- Chávez-Quintal P, González-Flores T, Rodríguez-Buenfil I, Gallegos-Tintoré S: Antifungal activity in ethanolic extracts of Carica papaya L. cv. Maradol leaves and seeds. Indian J Microbiol. 2011, 51: 54-60. 10.1007/s12088-011-0086-5.View ArticlePubMedPubMed CentralGoogle Scholar
- Courteix C, Bardin M, Chantelauze C, Lavarenne J, Eschalier A: Study of the sensitivity of the diabetes-induced pain model in rats to a range of analgesics. Pain. 1994, 57: 153-160. 10.1016/0304-3959(94)90218-6.View ArticlePubMedGoogle Scholar
- Gupta S, Kataria M, Gupta PK, Murganandan S, Yashroy RC: Protective role of extracts of neem seeds in diabetes caused by streptozotocin in rats. J Ethnopharmacol. 2004, 90: 185-189. 10.1016/j.jep.2003.09.024.View ArticlePubMedGoogle Scholar
- Folch J, Lees M, Sloane-Stanley GH: A simple method for the isolation and purification of total lipids from animal tissues. J Biol Chem. 1957, 226: 497-509.PubMedGoogle Scholar
- Junod A, Lambert AE, Stauffacher W, Renold AE: Diabetogenic action of streptozotocin: relationship of dose to metabolic response. J Clin Invest. 1969, 48: 2129-2139. 10.1172/JCI106180.View ArticlePubMedPubMed CentralGoogle Scholar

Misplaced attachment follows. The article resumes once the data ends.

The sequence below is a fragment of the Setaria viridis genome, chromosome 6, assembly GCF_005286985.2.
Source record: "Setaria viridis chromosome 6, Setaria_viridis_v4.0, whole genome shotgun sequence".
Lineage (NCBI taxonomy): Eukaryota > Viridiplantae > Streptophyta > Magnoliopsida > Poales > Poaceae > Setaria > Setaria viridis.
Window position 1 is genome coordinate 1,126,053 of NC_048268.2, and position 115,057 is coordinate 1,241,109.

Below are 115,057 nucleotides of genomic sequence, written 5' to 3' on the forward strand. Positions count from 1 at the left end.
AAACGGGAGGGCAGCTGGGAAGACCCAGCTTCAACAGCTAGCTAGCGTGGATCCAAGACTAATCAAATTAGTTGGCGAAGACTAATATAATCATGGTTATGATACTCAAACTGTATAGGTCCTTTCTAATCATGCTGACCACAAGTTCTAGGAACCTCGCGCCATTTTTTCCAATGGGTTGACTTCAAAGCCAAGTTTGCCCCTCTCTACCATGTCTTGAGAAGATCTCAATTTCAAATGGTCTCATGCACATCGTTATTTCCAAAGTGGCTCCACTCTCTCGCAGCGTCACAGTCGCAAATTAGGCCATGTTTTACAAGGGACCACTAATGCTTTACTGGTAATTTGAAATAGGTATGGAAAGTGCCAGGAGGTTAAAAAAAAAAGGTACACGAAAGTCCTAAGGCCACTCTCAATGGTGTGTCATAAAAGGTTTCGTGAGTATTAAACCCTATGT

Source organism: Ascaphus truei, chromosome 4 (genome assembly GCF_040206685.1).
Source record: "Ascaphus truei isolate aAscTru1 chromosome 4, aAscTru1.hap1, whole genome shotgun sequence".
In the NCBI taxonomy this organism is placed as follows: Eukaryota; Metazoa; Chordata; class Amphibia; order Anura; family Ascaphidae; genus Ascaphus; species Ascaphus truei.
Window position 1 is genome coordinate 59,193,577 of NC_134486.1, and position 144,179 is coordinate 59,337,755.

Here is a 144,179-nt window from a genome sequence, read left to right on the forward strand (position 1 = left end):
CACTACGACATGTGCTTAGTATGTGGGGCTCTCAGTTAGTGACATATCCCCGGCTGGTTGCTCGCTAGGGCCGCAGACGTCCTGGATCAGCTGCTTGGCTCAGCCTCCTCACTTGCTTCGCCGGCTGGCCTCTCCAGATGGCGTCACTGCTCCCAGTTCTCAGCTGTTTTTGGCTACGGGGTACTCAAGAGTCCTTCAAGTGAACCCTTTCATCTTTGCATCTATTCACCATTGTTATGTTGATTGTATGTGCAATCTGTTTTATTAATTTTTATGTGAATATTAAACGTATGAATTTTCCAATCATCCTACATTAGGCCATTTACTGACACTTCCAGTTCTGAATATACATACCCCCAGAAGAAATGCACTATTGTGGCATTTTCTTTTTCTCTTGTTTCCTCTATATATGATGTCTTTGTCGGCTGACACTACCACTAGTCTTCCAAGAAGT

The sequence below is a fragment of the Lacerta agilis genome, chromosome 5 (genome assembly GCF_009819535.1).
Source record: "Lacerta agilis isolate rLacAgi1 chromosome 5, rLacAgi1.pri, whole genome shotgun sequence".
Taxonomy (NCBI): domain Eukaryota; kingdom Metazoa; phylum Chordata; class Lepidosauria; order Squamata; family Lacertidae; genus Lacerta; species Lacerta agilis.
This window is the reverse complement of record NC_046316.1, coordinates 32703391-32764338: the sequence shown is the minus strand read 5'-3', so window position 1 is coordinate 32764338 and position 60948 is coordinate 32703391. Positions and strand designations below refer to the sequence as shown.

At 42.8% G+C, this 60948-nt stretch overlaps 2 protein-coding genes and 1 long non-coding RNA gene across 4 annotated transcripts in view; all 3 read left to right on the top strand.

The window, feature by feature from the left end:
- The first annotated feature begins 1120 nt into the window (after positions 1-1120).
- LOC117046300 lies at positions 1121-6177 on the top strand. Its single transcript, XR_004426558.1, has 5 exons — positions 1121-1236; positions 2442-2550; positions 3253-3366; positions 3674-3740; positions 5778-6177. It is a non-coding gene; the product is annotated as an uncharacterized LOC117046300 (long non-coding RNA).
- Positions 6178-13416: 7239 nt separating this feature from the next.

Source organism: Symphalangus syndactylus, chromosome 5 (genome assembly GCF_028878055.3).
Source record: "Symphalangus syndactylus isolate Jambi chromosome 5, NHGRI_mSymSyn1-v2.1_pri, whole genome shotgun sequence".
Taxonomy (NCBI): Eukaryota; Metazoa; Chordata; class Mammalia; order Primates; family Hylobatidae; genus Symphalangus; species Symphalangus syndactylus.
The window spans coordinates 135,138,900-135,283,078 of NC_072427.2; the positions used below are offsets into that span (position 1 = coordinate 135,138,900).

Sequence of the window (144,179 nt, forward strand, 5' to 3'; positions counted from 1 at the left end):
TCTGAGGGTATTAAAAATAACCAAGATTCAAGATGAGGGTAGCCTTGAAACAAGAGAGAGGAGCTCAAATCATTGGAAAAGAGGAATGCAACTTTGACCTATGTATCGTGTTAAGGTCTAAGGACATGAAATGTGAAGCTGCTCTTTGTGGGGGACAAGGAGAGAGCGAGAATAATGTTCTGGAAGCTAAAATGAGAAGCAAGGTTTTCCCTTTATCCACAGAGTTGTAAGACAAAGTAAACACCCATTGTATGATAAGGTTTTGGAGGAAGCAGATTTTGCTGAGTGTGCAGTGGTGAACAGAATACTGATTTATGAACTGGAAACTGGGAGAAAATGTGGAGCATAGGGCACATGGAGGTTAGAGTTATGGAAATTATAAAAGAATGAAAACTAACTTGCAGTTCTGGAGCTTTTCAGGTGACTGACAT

- Montano ME, Molpeceres V, Mauriz JL, Garzo E, Cruz IB, González P, Barrio JP: Effect of melatonin supplementation on food and water intake in streptozotocin-diabetic and non-diabetic male Wistar rats. Nutr Hosp. 2010, 25: 931-938.PubMedGoogle Scholar
- De D, Chatterjee K, Ali KM, Bera TK, Ghosh D: Antidiabetic potentiality of the aqueous-methanolic extract of seed of Swietenia mahagoni (L.) Jacq. in streptozotocin-induced diabetic male Albino rat: A correlative and evidence-based approach with antioxidative and antihyperlipidemic activities. Evid Based Complement Alternat Med. 2011, 2011: 892807-View ArticlePubMedGoogle Scholar
- Collard E, Roy S: Improved function of diabetic wound-site macrophages and accelerated wound closure in response to oral supplementation of a fermented papaya preparation. Antioxid Redox Signal. 2010, 13: 599-606. 10.1089/ars.2009.3039.View ArticlePubMedPubMed CentralGoogle Scholar
- Pérez C, Canal JR, Torres MD: Experimental diabetes treated with Ficus carica extract: effect on oxidative stress parameters. Acta Diabetol. 2003, 40: 3-8. 10.1007/s005920300001.View ArticlePubMedGoogle Scholar